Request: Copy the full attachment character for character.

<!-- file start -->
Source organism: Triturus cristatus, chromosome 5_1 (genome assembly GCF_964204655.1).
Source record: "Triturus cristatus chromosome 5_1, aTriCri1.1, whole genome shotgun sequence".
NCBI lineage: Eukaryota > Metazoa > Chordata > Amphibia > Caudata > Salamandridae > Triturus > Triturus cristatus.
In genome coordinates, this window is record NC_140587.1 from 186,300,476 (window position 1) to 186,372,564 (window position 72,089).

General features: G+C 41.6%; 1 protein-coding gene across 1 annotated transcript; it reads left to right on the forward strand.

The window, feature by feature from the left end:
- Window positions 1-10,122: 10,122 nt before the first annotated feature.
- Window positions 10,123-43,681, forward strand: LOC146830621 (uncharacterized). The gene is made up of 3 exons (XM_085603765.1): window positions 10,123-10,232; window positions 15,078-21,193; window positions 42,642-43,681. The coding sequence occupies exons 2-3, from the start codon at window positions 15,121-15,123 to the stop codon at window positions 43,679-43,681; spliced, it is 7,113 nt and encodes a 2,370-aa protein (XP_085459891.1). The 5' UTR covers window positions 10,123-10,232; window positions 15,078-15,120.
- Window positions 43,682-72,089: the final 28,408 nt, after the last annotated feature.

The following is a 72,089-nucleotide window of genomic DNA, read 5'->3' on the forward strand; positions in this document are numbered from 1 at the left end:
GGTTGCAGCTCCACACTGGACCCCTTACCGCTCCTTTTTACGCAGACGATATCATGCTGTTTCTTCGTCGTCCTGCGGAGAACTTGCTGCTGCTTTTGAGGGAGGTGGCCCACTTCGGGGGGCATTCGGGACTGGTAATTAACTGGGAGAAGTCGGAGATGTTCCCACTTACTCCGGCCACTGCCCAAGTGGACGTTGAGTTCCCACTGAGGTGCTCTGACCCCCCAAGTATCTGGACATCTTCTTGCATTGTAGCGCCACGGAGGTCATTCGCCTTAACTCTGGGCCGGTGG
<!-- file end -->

Source organism: Triturus cristatus, chromosome 5_1 (genome assembly GCF_964204655.1).
Source record: "Triturus cristatus chromosome 5_1, aTriCri1.1, whole genome shotgun sequence".
NCBI lineage: Eukaryota > Metazoa > Chordata > Amphibia > Caudata > Salamandridae > Triturus > Triturus cristatus.
In genome coordinates, this window is record NC_140587.1 from 186,300,476 (window position 1) to 186,372,564 (window position 72,089).

General features: G+C 41.6%; 1 protein-coding gene across 1 annotated transcript; it reads left to right on the forward strand.

The window, feature by feature from the left end:
- Window positions 1-10,122: 10,122 nt before the first annotated feature.
- Window positions 10,123-43,681, forward strand: LOC146830621 (uncharacterized). The gene is made up of 3 exons (XM_085603765.1): window positions 10,123-10,232; window positions 15,078-21,193; window positions 42,642-43,681. The coding sequence occupies exons 2-3, from the start codon at window positions 15,121-15,123 to the stop codon at window positions 43,679-43,681; spliced, it is 7,113 nt and encodes a 2,370-aa protein (XP_085459891.1). The 5' UTR covers window positions 10,123-10,232; window positions 15,078-15,120.
- Window positions 43,682-72,089: the final 28,408 nt, after the last annotated feature.

The following is a 72,089-nucleotide window of genomic DNA, read 5'->3' on the forward strand; positions in this document are numbered from 1 at the left end:
GGTTGCAGCTCCACACTGGACCCCTTACCGCTCCTTTTTACGCAGACGATATCATGCTGTTTCTTCGTCGTCCTGCGGAGAACTTGCTGCTGCTTTTGAGGGAGGTGGCCCACTTCGGGGGGCATTCGGGACTGGTAATTAACTGGGAGAAGTCGGAGATGTTCCCACTTACTCCGGCCACTGCCCAAGTGGACGTTGAGTTCCCACTGAGGTGCTCTGACCCCCCAAGTATCTGGACATCTTCTTGCATTGTAGCGCCACGGAGGTCATTCGCCTTAACTCTGGGCCGGTGG